City Has Conflict Of Interest Beyond Lansdowne: Reader


Frequent Bulldog contributor Ron Benn looks at the conflict of interest between the city’s entertainment interests and those of the Ottawa Senators in a rink at LeBreton Flats.

Mayor Jim Watson wants to have sole negotiating responsibility along with city manager Steve Kanellakos to work out a deal with the Senators and the National Capital Commission on the project:

The City of Ottawa has a real conflict of interest on any matter that involves a privately funded (in whole or in part) entertainment facility within Ottawa by virtue of its $125-million-plus expenditure on Lansdowne.

That has (the illusion of) a future revenue stream that will feed into Ottawa’s $3-billion-plus operating budget. No resolution, instruction (fill in any noun you want mayor, it will not change the following conclusion) passed by council will change that conflict of interest.

It reminds me of the defence put forward by Andy Fastow, the then CFO of Enron, during his fraud trial, that since Enron’s board of directors gave him permission to be in a conflict of interest, he was no longer in a conflict of interest. Feel free to ask Fastow how that turned out.

Mind you, the above lecture is directed at a group of elected officials who, collectively though not necessarily individually, do not comprehend that accepting election campaign funds from organizations, or the principals thereof, that do business with the City of Ottawa creates a conflict of interest.



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3 thoughts on “City Has Conflict Of Interest Beyond Lansdowne: Reader

  1. Conflict of interest
    How does a person decide what constitutes a conflict?

    – Emotions,beliefs,social cliques,friends,family,etc. :
    If I know someone or of someone then there is a possible conflict of interest. The more I know about you the more the possibility of conflict will exist.
    – Financial connections:
    If I can gain something monetary for myself or a friend or a family member then the possibility of conflict increases.
    – Status:
    If dealing with someone could enhance or could be detrimental to my status then there is a possible conflict.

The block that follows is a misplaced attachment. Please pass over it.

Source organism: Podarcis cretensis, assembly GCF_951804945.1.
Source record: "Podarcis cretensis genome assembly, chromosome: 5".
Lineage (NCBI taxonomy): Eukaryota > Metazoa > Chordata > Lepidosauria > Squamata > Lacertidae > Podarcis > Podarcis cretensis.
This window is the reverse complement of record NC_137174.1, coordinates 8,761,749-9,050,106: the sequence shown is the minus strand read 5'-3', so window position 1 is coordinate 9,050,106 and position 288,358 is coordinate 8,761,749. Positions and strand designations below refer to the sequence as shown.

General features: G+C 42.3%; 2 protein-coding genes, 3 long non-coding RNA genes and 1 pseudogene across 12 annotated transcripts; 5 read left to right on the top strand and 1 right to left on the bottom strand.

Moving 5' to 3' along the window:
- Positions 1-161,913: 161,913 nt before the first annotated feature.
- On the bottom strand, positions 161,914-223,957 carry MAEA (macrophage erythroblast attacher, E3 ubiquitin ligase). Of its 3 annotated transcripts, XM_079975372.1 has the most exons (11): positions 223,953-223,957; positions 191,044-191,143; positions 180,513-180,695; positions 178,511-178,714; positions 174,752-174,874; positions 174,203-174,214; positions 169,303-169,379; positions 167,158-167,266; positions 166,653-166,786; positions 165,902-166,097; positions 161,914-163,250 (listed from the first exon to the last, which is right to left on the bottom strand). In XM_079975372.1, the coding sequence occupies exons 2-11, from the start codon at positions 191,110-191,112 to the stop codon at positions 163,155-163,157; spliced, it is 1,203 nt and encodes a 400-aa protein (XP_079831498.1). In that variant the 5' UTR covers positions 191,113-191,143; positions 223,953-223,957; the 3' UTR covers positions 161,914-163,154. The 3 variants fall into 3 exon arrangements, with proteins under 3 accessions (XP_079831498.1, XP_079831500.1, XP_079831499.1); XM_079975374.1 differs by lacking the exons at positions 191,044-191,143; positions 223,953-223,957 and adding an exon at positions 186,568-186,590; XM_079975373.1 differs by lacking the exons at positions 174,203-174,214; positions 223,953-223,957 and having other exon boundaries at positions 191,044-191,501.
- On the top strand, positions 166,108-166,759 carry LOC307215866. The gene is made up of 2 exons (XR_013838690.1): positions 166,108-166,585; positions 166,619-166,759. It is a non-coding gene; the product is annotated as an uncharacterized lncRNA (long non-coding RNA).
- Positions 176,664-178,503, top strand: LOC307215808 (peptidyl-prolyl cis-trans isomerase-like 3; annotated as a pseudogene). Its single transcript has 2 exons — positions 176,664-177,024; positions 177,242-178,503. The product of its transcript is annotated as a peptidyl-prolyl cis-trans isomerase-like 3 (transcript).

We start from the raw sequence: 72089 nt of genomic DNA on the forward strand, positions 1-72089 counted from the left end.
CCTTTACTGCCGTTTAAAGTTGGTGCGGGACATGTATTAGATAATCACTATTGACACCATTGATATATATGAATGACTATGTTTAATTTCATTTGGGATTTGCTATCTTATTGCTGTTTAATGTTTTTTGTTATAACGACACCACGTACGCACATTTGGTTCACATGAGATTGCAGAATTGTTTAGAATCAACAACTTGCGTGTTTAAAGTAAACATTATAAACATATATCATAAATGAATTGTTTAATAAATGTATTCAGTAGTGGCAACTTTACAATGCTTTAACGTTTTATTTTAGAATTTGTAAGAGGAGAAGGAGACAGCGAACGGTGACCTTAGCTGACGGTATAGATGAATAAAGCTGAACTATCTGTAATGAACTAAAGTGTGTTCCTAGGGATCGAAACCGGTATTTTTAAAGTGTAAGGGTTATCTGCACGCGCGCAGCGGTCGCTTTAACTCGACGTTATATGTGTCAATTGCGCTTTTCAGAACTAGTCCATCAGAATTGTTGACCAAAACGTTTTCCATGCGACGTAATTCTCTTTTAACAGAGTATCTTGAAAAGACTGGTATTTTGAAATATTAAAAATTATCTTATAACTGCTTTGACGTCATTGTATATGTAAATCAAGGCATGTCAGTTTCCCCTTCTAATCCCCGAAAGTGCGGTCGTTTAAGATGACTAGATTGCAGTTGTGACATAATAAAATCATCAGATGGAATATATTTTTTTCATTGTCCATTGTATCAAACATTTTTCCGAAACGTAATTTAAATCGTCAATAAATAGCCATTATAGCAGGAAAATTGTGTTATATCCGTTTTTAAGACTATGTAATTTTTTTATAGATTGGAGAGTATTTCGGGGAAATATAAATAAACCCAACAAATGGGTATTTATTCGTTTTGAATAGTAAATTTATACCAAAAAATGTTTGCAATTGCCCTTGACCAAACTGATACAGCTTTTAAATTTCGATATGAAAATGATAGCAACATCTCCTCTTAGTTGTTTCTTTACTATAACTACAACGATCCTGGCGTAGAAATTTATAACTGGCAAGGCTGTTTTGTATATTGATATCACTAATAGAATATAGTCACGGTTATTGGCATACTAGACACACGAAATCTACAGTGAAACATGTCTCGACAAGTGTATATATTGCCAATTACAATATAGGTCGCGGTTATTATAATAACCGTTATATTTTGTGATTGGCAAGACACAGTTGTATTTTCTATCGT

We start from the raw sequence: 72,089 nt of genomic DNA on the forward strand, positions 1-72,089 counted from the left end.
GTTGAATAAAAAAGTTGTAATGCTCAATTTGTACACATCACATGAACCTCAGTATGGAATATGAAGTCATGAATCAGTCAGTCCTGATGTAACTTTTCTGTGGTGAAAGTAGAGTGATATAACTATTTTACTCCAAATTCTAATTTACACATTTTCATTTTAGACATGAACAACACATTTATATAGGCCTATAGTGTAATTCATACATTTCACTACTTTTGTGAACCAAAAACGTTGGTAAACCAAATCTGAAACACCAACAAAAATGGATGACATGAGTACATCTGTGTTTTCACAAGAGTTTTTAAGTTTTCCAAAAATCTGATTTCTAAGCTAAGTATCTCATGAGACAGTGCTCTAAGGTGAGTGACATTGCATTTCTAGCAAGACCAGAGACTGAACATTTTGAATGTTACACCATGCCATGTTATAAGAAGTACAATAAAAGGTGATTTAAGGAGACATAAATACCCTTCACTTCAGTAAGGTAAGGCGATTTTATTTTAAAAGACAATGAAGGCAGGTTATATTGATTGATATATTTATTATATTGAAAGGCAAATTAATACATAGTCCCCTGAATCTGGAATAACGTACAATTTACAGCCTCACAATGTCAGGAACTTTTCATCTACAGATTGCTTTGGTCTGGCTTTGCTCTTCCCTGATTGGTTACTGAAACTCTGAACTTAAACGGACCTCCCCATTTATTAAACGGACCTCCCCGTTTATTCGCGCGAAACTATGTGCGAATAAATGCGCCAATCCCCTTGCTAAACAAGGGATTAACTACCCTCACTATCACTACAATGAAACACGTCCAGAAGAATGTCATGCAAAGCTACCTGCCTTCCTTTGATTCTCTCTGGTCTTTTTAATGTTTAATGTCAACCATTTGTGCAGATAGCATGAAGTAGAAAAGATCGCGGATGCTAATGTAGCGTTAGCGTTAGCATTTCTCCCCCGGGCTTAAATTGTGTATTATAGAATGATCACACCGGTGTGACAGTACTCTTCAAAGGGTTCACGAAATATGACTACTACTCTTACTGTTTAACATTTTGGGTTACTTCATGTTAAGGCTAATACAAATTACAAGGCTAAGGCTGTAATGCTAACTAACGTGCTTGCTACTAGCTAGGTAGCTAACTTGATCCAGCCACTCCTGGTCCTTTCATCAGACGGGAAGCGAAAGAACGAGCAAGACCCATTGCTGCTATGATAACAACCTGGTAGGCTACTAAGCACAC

There are so many things that can create a conflict of interest. This is why it is necessary to have several parties on one side of the table and several parties on the other side.

    Two people from the city does not constitute a great enough of a barrier against actual or perceived conflict. This could be particularly troublesome when one was exuberantly welcomed back to the city by the other and the other believes his boss “has the pulse of the city better than anyone I’ve ever seen” (quote is from a Bulldog podcast interview).

  2. The city does have a code of ethics and also I think a code of conduct which applies to employees and council alike. Conflict of interest should be covered within one or the other but on many occasions council and the mayor appear to work in ignorance of both codes.

  3. The bid submitted by Melnyk’s group contained an incredible amount of density (about 8,000 housing units if memory serves me correctly). We were told that the density was required to generate enough profits to cover the cost of building the arena. While we may not wanted to see such density, it was a fair trade-off. Sort of like Section 37.

    Regardless of whether or not the city is in conflict, why would they even be talking about government money when none was ever asked for. If there is any government money required, then the density should be dropped as there will be no financial reason for so much massing.

    This city does a really strange job of negotiating. Their opening position seems to be: “we don’t care that you said this was going to be paid for strictly by the private sector, please take our money”.


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